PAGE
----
Many of this works are in a bas relief style which is a shallow style of sculpture considered very innovative at the time. Born in Florence, Italy in around 1386, it is speculated that he may have learnt his trade from stonemasons at work on the cathedral of Florence from 1400 onwards, as this was obviously a huge and key monument involving a lot of skilled artisans.
The Pazzi Madonna, which dates to between 1425 to 1430 is thought to have been commissioned for private devotions and represents Donatello's later collaboration with Michelozzo, and the sculpture became excessively popular leading to copies by other artists.
The intense emotion and sombre expression of the Virgin Mary were unlike other more stylised representations of the virgin and child and seemed to depict real emotion as the mother appears to contemplate her son's later Passion as they lovingly embrace.
The bas relief technique gives an optical illusion of greater depth as the thickness of the marble gradually decreases to give the required perspective. Donatello was to become the best sculptor in this medium, working with precision and grace to create the much loved Pazzi Madonna that still enthrals art lovers and other admirers to this day.
Donatello's Early Influences
It is interesting and relevant to look at the trajectory of the sculptor's artistic impulses prior to his sculpture of the iconic Pazzi Madonna which is in the Staatliche Museum in Berlin, and what forces shaped the modelling of this work.
In around 1405 it is known that Donatello honed his skills under the tutelage of Lorenzo Ghiberti - a bronze sculptor who had become recognised for his work on the doors of the Florentine Baptistery which were in the 'relief' style of sculpture that Donatello would come to emulate in his later works including the Pazzi Madonna.
One of Donatello’s earliest sculptures, a statue of David, shows the influence of Ghiberti in in the soft, flowing lines. Other works of Donatello during this period clearly show the Gothic style pervading European art at that period, and they include a magnificent seated St John the Evangelist, also in the Florence cathedral.
By 1415 Donatello was beginning to reach the height of his powers with marble statues of St George and St Mark undertaken for niches in the church of Or San Michele, and this was followed by a set of five prophet sculptures for further niches of the campanile of the cathedral, and his figures are striking for their expressive, detailed qualities.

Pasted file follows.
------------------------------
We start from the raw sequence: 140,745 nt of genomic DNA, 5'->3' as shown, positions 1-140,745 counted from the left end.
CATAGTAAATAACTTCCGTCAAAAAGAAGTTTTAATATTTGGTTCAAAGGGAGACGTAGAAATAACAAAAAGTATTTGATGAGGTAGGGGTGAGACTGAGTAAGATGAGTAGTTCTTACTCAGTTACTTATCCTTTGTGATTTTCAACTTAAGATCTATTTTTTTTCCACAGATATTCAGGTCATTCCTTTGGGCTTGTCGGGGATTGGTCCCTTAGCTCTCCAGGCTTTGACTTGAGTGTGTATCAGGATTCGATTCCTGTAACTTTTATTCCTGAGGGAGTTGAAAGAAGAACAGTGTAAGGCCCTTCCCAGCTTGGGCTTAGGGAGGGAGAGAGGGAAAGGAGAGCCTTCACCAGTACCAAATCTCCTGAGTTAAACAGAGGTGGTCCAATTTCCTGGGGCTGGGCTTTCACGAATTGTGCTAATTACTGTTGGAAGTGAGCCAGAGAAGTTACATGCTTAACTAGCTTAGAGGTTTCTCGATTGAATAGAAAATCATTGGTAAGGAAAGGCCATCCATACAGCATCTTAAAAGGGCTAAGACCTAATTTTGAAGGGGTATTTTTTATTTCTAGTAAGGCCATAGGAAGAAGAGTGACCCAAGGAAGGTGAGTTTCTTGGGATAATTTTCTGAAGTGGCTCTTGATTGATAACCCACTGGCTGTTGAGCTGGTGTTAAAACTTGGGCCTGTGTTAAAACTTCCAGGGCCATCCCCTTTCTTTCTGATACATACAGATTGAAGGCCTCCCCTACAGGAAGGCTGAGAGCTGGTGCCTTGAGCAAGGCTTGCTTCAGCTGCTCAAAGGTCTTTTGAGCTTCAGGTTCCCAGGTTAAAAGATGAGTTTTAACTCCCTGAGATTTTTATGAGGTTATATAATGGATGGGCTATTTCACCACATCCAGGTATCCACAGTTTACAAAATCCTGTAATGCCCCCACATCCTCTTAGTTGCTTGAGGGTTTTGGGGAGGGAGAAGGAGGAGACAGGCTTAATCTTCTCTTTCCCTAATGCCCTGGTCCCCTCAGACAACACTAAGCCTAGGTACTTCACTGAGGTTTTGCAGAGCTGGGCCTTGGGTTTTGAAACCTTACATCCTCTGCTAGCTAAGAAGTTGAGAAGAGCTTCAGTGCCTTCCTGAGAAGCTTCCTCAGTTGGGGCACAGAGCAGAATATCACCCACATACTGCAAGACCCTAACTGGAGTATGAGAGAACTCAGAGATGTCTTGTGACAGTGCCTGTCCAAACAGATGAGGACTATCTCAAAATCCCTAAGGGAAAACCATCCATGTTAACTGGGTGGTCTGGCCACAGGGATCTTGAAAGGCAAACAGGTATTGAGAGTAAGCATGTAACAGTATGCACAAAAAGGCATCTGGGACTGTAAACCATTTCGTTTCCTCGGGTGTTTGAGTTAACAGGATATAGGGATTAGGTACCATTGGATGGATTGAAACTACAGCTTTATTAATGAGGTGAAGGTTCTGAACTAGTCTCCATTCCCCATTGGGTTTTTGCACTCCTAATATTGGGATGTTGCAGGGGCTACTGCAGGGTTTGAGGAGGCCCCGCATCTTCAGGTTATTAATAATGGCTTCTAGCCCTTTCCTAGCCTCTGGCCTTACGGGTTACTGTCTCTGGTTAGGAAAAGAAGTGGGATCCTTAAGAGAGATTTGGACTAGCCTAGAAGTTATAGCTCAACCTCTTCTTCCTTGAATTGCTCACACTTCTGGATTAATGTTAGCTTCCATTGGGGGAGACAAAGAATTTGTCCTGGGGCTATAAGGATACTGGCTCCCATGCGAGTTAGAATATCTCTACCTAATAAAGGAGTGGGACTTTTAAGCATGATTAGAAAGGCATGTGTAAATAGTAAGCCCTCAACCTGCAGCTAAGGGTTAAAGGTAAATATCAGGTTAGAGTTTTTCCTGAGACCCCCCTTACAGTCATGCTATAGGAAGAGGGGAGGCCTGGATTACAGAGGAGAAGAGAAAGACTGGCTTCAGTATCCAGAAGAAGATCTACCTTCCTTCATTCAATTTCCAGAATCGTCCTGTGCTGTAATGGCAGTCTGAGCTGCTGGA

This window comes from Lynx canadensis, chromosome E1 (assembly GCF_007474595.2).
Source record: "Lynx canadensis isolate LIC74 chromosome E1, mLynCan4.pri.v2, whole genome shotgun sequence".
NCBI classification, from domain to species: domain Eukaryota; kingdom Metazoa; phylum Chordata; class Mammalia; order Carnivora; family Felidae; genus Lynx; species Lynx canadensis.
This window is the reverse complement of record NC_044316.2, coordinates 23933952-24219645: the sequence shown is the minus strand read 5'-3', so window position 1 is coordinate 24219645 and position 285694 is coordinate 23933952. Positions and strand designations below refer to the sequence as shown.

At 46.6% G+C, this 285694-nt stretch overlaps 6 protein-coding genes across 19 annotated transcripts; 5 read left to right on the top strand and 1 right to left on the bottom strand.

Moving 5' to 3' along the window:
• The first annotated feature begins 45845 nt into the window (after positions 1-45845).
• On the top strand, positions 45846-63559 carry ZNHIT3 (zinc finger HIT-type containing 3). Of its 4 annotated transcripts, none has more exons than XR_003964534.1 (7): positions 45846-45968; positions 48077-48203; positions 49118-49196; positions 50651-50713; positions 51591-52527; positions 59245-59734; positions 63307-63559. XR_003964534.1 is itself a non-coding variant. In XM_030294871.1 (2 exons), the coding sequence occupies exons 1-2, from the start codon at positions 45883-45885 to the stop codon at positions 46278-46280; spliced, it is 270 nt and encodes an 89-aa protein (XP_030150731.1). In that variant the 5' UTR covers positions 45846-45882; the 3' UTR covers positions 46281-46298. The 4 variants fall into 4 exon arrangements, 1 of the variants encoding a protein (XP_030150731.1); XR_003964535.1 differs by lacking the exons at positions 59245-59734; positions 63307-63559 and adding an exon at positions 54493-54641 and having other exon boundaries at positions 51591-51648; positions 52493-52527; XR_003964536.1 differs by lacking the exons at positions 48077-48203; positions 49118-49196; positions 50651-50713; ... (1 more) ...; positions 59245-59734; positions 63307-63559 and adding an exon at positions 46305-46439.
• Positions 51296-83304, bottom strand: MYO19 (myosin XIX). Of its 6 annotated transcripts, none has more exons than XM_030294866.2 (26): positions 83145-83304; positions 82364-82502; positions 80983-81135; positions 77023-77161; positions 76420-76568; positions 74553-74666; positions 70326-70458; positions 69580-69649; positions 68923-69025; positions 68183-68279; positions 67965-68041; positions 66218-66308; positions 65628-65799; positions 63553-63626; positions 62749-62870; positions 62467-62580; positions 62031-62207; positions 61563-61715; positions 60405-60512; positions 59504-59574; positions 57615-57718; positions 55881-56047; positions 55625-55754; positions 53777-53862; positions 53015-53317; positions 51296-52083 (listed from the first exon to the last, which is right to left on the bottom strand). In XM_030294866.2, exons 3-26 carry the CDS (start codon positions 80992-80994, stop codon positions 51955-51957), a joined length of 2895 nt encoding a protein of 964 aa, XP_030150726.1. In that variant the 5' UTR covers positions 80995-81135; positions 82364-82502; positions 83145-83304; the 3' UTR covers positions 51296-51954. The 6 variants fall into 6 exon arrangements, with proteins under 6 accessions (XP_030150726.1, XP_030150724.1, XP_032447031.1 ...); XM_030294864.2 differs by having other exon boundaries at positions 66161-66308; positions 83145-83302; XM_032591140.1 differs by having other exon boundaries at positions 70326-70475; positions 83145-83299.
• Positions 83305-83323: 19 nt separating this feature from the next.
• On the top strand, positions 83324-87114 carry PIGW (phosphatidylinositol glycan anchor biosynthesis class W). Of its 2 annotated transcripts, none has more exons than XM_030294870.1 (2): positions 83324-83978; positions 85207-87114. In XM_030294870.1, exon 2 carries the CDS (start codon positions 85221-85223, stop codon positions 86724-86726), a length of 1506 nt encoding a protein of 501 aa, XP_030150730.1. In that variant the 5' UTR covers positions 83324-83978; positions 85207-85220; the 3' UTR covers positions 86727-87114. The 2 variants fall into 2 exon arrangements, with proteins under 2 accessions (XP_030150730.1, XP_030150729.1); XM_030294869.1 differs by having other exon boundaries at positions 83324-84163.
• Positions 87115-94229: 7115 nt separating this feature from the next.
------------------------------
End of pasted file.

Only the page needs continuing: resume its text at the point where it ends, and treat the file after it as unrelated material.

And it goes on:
One particular statue is considered a masterpiece of this era - the Zuccone - from the Duomo of Florence bell tower, and the artist takes the individuality of their features from archaic Roman busts to create a forceful effect.
Relief Style of Sculpture
The earlier influences of Donatella's mentor, Ghiberti, began to be realised in Donatella's own work from 1416 onwards beginning with a marble panel of St. George Killing the Dragon which is in the Or San Michele. The technique which is known as schiacciato, meaning 'flattened out' involved a more shallow mode of carving creating the distinctive look to be seen in the later Pazzi Madonna.
In the relief style the sculpted elements are attached to the background and seem to rise out of the marble or material in an almost 3D effect. The method of achieving this visual effect is very meticulous and time-consuming, particularly the chiselling of the background. However, the degree of projection used can vary for different effects and is known as high relief, mid relief and low relief, or bas relief in the French.
After his first foray using this kind of technique Donatello was keen to explore this further and created more marble reliefs in the 1420's onwards including other religious devotional pieces such as The Ascension, with Christ Giving the Keys to St. Peter, and the Feast of Herod, both showing striking scenes and experimentations with colour.
During this era, Donatello created the beautiful and enduringly popular Pazzi Madonna which was sculpted in the low relief style, which means it has a shallow depth overall and needed less of the background chiselling away to create the desired effect.
Simultaneously the artist was branching out into bronze sculptures including a larger than life-size statue of St. Louis of Toulouse, and showing Donatello's amazing capacity for capturing the correct symmetry and proportions of the human figure even when hidden under lovingly carved drapes.